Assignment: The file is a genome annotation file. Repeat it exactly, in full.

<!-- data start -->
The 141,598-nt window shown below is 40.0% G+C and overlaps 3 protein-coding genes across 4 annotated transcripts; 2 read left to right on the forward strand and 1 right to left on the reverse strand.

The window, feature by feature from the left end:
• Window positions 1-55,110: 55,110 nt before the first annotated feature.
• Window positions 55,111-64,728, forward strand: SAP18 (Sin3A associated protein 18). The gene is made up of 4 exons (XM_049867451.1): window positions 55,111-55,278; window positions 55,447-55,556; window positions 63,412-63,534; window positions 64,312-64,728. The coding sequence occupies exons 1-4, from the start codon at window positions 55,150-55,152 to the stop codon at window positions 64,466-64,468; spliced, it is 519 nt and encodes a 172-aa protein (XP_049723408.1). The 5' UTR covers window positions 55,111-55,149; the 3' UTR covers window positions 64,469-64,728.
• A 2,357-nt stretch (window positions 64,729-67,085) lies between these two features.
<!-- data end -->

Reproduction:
The 141,598-nt window shown below is 40.0% G+C and overlaps 3 protein-coding genes across 4 annotated transcripts; 2 read left to right on the forward strand and 1 right to left on the reverse strand.

The window, feature by feature from the left end:
• Window positions 1-55,110: 55,110 nt before the first annotated feature.
• Window positions 55,111-64,728, forward strand: SAP18 (Sin3A associated protein 18). The gene is made up of 4 exons (XM_049867451.1): window positions 55,111-55,278; window positions 55,447-55,556; window positions 63,412-63,534; window positions 64,312-64,728. The coding sequence occupies exons 1-4, from the start codon at window positions 55,150-55,152 to the stop codon at window positions 64,466-64,468; spliced, it is 519 nt and encodes a 172-aa protein (XP_049723408.1). The 5' UTR covers window positions 55,111-55,149; the 3' UTR covers window positions 64,469-64,728.
• A 2,357-nt stretch (window positions 64,729-67,085) lies between these two features.